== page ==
Magnetically actuated physical impingement for elution of artificial mucous from a swab
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Swabs are used as a collecting device for many biological samples and its complete elution is a desired step for clinical and forensic diagnostics. Swabs are made of cotton, rayon, polyurethane, foam or polyester and come in a spun or flocked-tipped format. They are used to extract biological samples from a patient, which includes saliva, mucous, blood, semen or other body fluids. These body fluids then undergo the process of elution where the collected samples are extracted from the swabs into an elution fluid. Apart from biological samples, the importance of swabbing and elution also becomes more evident in forensics, where the concentration of available cells is very low. One such example is rape kit analysis. Another field of application is the capture and release of bacterial spores from environmental contact surfaces and food surfaces, which also indicate the use of swabs in non-biological areas.
The recovery of the biological material from the fibre matrix of the swab has a significant influence on diagnostic sensitivity of any assay. The recovery of micro-organisms from a matrix of swab fibres depends on the nature of the body fluid, the type of the swab fibres and the process of elution. Various methods are used to elute samples from swab, including the use of chemicals to digest the cotton fibres to remove intact cells (~20% recovery), centrifugation (~58% recovery), piezoelectric vibration or pressurized fluid-flow (~60% recovery). These methods are either passive (chemical elution) or provides a gentle tangential shear force through associated flow (centrifugation, piezoelectric and pressurized flow), resulting in a low recovery. The success of all the downstream processes of elution, like lysis, DNA amplification and detection, depends on the number of cells eluted from the swab fibre matrix. Hence, the recovery efficiency is an important parameter for determining the performance of elution, and higher value of the same is desired for most diagnostic assays.
This thesis reports a magnetically-actuated physical impingement method for elution and recovery of artificial sputum samples from cotton fibres. A device has been fabricated to induce a rotating magnetic field on smaller magnetic particles in a vial for striking the swab within a confined gap. Elution of samples from the swab using this device was demonstrated using artificial sputum prepared by mixing 2% methyl cellulose in deionised water, loaded with fluorescent-tagged polystyrene beads and Escherichia coli bacteria at various concentrations. The recovery efficiency was found to increase with both rotational speed and elution time, but plateaus after 400 RPM and 120s respectively. At higher concentration of polystyrene beads, a maximum recovery of ~85% was achieved at 5x108 particles/ml sample. With lower concentration (106 particles/ml), the maximum efficiency (~93%) was found to be almost twice of the static condition (46.7%), while using only 620µL of elution volume. Similar trends were found in experiments with artificial sputum loaded with E. coli cells, and the maximum recovery was found to be ~90% at 105 CFU/ml concentration.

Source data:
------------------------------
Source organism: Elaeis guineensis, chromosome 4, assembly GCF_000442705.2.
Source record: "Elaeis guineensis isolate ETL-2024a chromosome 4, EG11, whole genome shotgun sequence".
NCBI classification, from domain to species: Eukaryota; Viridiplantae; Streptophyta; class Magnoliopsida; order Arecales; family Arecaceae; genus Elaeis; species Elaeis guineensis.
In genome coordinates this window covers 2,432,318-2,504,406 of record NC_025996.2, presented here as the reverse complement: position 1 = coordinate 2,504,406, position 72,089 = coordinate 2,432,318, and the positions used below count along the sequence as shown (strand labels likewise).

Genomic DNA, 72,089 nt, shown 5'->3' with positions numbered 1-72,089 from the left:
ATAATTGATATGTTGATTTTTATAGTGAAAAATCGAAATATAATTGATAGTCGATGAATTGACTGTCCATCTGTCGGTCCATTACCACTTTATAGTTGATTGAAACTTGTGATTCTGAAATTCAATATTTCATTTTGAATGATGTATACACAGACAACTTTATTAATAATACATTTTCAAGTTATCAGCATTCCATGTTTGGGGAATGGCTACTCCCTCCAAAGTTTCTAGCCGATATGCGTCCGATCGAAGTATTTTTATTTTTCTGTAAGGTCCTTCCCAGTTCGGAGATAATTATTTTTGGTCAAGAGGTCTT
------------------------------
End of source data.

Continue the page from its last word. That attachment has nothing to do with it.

The robust design and smaller size allows the device to be used in different clinical, forensic and laboratory settings. Also, due to cheaper means of manufacturing and assembly, the vials and smaller magnets can be discarded after every experiment, thereby preventing contamination. The device is most suitable for recovering cells from different body fluids like saliva, mucous, semen or blood, absorbed by the swab fibres. Apart from body fluids samples, swabs holding biological agents from environmental surfaces can also be eluted. A higher recovery at lower concentration facilitates the use of this device where the available analyte concentration is low.